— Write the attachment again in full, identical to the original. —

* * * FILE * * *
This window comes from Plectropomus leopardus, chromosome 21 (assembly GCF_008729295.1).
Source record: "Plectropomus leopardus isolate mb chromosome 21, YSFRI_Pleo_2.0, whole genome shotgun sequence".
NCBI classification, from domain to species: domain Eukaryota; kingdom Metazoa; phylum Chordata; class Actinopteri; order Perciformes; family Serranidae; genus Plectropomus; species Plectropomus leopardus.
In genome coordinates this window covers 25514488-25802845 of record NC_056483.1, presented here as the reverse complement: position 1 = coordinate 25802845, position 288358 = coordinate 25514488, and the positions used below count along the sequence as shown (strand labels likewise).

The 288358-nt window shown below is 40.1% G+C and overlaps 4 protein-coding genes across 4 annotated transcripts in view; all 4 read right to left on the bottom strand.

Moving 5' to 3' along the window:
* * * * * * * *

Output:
This window comes from Plectropomus leopardus, chromosome 21 (assembly GCF_008729295.1).
Source record: "Plectropomus leopardus isolate mb chromosome 21, YSFRI_Pleo_2.0, whole genome shotgun sequence".
NCBI classification, from domain to species: domain Eukaryota; kingdom Metazoa; phylum Chordata; class Actinopteri; order Perciformes; family Serranidae; genus Plectropomus; species Plectropomus leopardus.
In genome coordinates this window covers 25514488-25802845 of record NC_056483.1, presented here as the reverse complement: position 1 = coordinate 25802845, position 288358 = coordinate 25514488, and the positions used below count along the sequence as shown (strand labels likewise).

The 288358-nt window shown below is 40.1% G+C and overlaps 4 protein-coding genes across 4 annotated transcripts in view; all 4 read right to left on the bottom strand.

Moving 5' to 3' along the window: